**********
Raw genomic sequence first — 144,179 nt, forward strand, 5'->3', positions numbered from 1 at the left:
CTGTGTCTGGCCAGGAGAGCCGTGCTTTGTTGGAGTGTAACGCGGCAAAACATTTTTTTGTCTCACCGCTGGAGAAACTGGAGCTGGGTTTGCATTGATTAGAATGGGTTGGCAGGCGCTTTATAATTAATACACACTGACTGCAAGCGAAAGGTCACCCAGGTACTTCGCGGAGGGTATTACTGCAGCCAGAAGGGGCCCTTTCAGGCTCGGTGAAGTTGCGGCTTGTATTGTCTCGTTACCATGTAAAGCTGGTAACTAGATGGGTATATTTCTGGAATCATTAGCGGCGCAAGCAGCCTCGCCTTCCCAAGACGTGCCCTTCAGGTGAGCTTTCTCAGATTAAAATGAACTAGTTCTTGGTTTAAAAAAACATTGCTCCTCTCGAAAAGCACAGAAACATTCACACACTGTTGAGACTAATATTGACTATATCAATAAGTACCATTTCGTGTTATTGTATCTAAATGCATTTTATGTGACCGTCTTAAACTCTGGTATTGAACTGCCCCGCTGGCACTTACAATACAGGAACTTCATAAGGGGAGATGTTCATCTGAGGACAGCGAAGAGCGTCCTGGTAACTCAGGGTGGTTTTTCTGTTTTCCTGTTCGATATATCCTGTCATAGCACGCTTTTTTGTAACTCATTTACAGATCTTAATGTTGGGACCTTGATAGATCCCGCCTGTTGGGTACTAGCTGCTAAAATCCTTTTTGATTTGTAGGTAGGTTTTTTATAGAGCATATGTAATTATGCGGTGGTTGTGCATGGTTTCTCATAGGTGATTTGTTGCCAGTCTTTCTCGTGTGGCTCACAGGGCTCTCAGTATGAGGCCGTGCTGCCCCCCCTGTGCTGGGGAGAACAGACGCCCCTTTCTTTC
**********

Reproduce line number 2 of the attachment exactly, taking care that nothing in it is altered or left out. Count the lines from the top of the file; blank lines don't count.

CTGTGTCTGGCCAGGAGAGCCGTGCTTTGTTGGAGTGTAACGCGGCAAAACATTTTTTTGTCTCACCGCTGGAGAAACTGGAGCTGGGTTTGCATTGATTAGAATGGGTTGGCAGGCGCTTTATAATTAATACACACTGACTGCAAGCGAAAGGTCACCCAGGTACTTCGCGGAGGGTATTACTGCAGCCAGAAGGGGCCCTTTCAGGCTCGGTGAAGTTGCGGCTTGTATTGTCTCGTTACCATGTAAAGCTGGTAACTAGATGGGTATATTTCTGGAATCATTAGCGGCGCAAGCAGCCTCGCCTTCCCAAGACGTGCCCTTCAGGTGAGCTTTCTCAGATTAAAATGAACTAGTTCTTGGTTTAAAAAAACATTGCTCCTCTCGAAAAGCACAGAAACATTCACACACTGTTGAGACTAATATTGACTATATCAATAAGTACCATTTCGTGTTATTGTATCTAAATGCATTTTATGTGACCGTCTTAAACTCTGGTATTGAACTGCCCCGCTGGCACTTACAATACAGGAACTTCATAAGGGGAGATGTTCATCTGAGGACAGCGAAGAGCGTCCTGGTAACTCAGGGTGGTTTTTCTGTTTTCCTGTTCGATATATCCTGTCATAGCACGCTTTTTTGTAACTCATTTACAGATCTTAATGTTGGGACCTTGATAGATCCCGCCTGTTGGGTACTAGCTGCTAAAATCCTTTTTGATTTGTAGGTAGGTTTTTTATAGAGCATATGTAATTATGCGGTGGTTGTGCATGGTTTCTCATAGGTGATTTGTTGCCAGTCTTTCTCGTGTGGCTCACAGGGCTCTCAGTATGAGGCCGTGCTGCCCCCCCTGTGCTGGGGAGAACAGACGCCCCTTTCTTTC